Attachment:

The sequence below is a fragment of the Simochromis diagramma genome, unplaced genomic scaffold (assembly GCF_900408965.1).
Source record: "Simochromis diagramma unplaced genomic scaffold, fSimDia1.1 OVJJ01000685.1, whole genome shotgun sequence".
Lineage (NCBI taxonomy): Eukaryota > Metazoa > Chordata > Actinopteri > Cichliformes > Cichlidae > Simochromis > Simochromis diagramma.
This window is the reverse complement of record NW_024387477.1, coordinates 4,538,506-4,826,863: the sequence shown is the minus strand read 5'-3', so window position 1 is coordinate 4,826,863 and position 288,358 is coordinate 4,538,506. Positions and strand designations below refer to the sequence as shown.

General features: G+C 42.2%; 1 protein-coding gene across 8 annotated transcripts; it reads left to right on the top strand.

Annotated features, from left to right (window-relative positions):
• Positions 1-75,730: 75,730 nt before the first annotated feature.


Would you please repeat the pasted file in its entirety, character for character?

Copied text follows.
The sequence below is a fragment of the Simochromis diagramma genome, unplaced genomic scaffold (assembly GCF_900408965.1).
Source record: "Simochromis diagramma unplaced genomic scaffold, fSimDia1.1 OVJJ01000685.1, whole genome shotgun sequence".
Lineage (NCBI taxonomy): Eukaryota > Metazoa > Chordata > Actinopteri > Cichliformes > Cichlidae > Simochromis > Simochromis diagramma.
This window is the reverse complement of record NW_024387477.1, coordinates 4,538,506-4,826,863: the sequence shown is the minus strand read 5'-3', so window position 1 is coordinate 4,826,863 and position 288,358 is coordinate 4,538,506. Positions and strand designations below refer to the sequence as shown.

General features: G+C 42.2%; 1 protein-coding gene across 8 annotated transcripts; it reads left to right on the top strand.

Annotated features, from left to right (window-relative positions):
• Positions 1-75,730: 75,730 nt before the first annotated feature.